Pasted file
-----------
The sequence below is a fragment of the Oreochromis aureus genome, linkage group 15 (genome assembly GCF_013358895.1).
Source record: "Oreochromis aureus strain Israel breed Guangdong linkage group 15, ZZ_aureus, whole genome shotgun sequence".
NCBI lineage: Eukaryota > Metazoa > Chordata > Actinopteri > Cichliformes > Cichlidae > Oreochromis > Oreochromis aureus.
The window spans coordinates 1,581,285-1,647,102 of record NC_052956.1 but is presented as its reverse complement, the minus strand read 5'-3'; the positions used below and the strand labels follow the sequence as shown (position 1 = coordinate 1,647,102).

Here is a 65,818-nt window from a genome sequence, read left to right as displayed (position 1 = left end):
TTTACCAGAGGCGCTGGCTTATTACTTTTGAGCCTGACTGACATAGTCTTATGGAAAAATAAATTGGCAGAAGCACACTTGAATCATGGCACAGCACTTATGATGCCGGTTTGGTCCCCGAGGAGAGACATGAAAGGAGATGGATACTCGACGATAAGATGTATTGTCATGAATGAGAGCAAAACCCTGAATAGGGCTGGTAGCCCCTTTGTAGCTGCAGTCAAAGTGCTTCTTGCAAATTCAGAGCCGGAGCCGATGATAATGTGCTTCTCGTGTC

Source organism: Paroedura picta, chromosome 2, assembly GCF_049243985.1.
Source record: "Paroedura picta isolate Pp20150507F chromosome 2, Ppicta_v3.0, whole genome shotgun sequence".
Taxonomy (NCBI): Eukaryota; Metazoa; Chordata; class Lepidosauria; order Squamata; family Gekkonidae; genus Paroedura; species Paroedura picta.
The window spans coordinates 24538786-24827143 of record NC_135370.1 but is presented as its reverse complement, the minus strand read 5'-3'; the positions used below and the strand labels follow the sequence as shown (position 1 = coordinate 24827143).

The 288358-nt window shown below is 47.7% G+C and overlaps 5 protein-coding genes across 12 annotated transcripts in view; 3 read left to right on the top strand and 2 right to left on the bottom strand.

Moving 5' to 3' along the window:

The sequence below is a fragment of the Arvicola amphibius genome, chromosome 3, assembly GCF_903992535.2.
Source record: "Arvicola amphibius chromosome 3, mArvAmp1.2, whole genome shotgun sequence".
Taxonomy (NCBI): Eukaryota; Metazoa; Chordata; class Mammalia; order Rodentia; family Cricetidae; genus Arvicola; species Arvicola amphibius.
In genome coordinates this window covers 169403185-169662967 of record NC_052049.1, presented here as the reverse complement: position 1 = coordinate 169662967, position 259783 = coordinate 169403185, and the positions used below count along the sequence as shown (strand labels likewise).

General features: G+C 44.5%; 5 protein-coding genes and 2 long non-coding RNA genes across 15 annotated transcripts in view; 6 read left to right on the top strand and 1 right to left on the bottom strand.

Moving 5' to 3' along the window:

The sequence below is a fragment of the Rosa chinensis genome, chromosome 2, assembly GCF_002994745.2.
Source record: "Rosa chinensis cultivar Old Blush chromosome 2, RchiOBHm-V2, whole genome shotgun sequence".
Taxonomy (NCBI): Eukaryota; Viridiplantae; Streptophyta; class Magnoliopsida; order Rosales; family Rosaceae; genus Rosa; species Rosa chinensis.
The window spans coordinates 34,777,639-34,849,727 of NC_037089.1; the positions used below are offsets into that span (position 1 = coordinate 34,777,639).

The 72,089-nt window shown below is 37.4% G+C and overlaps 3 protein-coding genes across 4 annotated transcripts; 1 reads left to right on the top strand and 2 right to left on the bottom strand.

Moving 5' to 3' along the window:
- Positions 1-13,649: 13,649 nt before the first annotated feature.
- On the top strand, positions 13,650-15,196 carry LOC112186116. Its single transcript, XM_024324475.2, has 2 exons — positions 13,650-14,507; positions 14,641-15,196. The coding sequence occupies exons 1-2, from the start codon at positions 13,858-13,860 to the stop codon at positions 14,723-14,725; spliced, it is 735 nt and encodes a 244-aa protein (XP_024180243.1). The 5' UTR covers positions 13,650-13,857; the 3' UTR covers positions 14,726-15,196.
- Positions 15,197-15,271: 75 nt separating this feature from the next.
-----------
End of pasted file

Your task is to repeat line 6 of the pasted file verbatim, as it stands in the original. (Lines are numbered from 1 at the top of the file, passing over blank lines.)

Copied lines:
TTTACCAGAGGCGCTGGCTTATTACTTTTGAGCCTGACTGACATAGTCTTATGGAAAAATAAATTGGCAGAAGCACACTTGAATCATGGCACAGCACTTATGATGCCGGTTTGGTCCCCGAGGAGAGACATGAAAGGAGATGGATACTCGACGATAAGATGTATTGTCATGAATGAGAGCAAAACCCTGAATAGGGCTGGTAGCCCCTTTGTAGCTGCAGTCAAAGTGCTTCTTGCAAATTCAGAGCCGGAGCCGATGATAATGTGCTTCTCGTGTC